Shoreham entrepreneur Jim Jonke is hoping to “cluck” his way to the bank.
He’s renting chickens to clients across Long Island, through a licensing agreement with Michigan-based Rent-a-Chicken.
Jonke, 31, who said he already had chickens of his own, was looking for a way to turn a passion into profit when he came across an ad for Rent-a-Chicken on Craigslist.
“I thought it would be funny and cool if we could turn this hobby into a business,” Jonke said.
Those who want fresh eggs need to check local town codes on keeping fowl. For example, Hempstead does not permit chickens, Oyster Bay requires residents to obtain a special permit, and Brookhaven allows up to six chickens.
Chicken rentals can run from mid-April to mid-November, Jonke said. He takes the birds off clients’ hands and cares for them over the winter.
Jonke, who operates as Sister Red’s Farm and raises the chickens, started working as part of Rent-a-Chicken last summer, covering both Nassau and Suffolk counties.
Rent-a-Chicken was founded in Michigan in 2009 by spouses Leslie and Mark Suitor.
“We wanted to provide a commitment-free way for people to see what it was like having chickens at home before taking the plunge of buying them . . . We like to say that we give them the opportunity to ‘chicken’ out,” said Leslie Suitor. “But we also work to promote understanding of the sustainability of backyard farming.”
Most clients are seeking access to “fresh, organic eggs,” although others view the animals as pets, she said.
The Suitors’ company, which had sales of $3,000 its first season, had revenue of $23,000 last year. Rent-a-Chicken now works with 27 farmers in 34 locations nationwide.
If another Long Island farmer wanted to work with the company, Leslie Suitor said the farmer would have to get the green light from Jonke.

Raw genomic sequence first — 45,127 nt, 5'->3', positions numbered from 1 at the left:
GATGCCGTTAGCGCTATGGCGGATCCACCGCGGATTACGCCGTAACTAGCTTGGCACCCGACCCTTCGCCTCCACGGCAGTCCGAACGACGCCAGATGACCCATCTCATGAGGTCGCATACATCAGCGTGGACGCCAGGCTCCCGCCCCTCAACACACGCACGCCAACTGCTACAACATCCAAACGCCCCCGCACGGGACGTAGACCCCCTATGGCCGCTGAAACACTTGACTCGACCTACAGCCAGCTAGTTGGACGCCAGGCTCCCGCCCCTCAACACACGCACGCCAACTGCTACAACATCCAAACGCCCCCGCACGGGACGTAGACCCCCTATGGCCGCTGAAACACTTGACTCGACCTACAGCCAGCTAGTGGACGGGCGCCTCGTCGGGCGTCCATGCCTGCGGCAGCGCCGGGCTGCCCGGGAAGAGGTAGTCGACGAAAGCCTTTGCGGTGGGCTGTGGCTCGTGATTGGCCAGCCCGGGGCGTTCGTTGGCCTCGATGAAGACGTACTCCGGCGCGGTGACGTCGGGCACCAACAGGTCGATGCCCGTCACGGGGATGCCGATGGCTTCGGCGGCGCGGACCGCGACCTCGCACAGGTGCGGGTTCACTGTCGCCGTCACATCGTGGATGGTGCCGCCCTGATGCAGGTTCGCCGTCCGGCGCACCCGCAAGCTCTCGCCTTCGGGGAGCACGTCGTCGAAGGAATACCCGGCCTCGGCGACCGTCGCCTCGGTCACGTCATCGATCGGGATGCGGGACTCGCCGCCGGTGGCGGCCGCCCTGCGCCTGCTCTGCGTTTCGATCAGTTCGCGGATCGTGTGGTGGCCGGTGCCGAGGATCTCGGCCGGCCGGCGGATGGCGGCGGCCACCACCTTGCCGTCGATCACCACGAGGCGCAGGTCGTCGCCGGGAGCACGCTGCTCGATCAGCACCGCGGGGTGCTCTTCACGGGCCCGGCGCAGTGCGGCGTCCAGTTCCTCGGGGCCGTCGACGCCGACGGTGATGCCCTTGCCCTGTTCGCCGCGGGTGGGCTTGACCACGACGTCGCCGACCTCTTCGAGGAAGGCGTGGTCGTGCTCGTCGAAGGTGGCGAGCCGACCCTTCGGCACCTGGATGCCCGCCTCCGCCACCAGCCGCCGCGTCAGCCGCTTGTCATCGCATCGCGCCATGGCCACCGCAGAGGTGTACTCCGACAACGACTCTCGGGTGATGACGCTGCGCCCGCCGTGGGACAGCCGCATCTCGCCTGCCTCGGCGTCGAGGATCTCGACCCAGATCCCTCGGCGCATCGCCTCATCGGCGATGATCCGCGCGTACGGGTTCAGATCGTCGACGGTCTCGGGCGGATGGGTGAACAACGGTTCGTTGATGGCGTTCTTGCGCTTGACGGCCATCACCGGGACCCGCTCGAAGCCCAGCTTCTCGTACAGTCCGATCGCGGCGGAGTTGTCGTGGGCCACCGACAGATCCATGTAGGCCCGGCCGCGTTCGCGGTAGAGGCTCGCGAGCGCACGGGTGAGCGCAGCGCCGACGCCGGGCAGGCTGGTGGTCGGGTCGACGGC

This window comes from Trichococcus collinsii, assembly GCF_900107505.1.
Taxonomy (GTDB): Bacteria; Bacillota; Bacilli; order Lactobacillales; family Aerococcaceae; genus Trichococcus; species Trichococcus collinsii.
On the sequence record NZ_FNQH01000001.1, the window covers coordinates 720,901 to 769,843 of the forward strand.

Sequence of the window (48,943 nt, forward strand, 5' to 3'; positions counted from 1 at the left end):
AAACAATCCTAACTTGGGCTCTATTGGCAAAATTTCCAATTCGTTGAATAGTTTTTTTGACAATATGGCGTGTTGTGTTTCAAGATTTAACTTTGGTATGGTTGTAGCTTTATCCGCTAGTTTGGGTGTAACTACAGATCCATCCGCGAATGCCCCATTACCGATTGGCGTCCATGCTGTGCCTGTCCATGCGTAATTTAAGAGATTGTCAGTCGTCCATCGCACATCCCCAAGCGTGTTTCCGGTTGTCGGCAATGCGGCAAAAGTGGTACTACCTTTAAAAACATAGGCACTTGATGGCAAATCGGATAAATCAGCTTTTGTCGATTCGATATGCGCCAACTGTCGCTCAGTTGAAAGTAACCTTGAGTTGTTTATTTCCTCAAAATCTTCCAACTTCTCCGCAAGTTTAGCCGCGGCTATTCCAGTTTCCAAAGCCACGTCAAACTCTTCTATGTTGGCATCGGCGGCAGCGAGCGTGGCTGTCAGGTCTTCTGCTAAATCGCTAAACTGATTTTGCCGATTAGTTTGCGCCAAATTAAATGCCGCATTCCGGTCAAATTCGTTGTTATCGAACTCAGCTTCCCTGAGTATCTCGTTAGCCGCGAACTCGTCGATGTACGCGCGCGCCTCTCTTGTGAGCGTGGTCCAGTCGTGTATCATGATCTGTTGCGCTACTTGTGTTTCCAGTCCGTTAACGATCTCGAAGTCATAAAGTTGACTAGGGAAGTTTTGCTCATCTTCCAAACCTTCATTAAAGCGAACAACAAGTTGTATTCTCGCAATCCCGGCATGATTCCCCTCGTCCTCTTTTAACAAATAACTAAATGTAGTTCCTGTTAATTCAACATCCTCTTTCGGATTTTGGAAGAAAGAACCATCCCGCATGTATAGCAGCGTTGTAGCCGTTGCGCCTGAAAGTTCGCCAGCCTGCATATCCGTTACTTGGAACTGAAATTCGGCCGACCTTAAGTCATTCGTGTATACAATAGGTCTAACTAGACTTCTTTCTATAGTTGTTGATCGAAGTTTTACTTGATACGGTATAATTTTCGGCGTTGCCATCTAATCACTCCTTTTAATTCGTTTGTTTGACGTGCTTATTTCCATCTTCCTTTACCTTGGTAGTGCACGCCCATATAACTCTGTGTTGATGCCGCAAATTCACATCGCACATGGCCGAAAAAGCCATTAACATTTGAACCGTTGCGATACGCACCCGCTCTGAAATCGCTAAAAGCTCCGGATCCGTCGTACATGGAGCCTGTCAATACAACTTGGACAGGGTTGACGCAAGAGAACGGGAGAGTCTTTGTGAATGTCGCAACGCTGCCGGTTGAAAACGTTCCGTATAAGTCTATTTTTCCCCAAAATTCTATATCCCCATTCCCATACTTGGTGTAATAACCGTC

So, how does renting a chicken work?
A $395 “starter package” includes the three-month rental of two chickens, two 35-pound bags of organic grain chicken feed, a coop and bedding, and delivery within 30 miles of Shoreham.
A six-month package costs $595, and each additional bird is $50, with higher prices for rare breeds such as the Easter Egger, which lays blueish-green eggs. Jonke’s maximum rental is six birds.
“Clients can expect about five to six eggs a week or an average of one egg per day” per chicken, he said.
Clients who have their own coops get a discounted rate. For those who don’t want to do it themselves, weekly coop cleaning starts at $135.
It’s cheaper to buy eggs in the supermarket, but Jonke is selling the experience of keeping a chicken, and the freshness of the eggs.
There’s growing interest in keeping backyard chicken flocks, said Vicki Fleming, youth development program director and farm administrator at Cornell Cooperative Extension in Yaphank. The extension started a backyard chickens educational program three years ago.
“I think it’s because people want to know where their food comes from and like the idea of fresh eggs, plus chickens are pretty low-maintenance.”
Fleming said she sees “no negatives” to Jonke’s business, though she said renters should be careful to keep other animals, like dogs, away from the coop.
Jonke, who still has a day job in the transportation industry, had 15 clients last year; this year he has 30. He says he’s breaking even. If he doesn’t turn a profit next summer, he’ll raise his prices.
Lisa Zimmerman, 46, of Holbrook, is one of his repeat customers.
“The first year I rented two and this year three, and I was absolutely heartbroken when they went home” for the winter, she said. So much so that she admits she’s gone to visit them.
“They’re intelligent and they recognize you and interact with you,” Zimmerman said. “If I had my way, I’d have them at home the whole year, but my husband is not a huge fan.”
Zimmerman said that she also enjoys the opportunity to eat just-laid eggs and show her 7-year-old son, Jayden, “where food really comes from . . . not a carton from the supermarket.”
Justin Spring, 54, a writer who lives in Bridgehampton, rented four chickens from Jonke for the first time this year.
He said having Jonke as a resource takes the guesswork out of handling the birds.
“It’s been a wonderful experience, and if my work schedule allows, I definitely see myself doing this again,” he said.
“The chickens are incredibly productive. I’ve been able to give eggs away as gifts to friends and neighbors . . . and it’s nice making homemade mayo, soufflés and having breakfast for dinner.”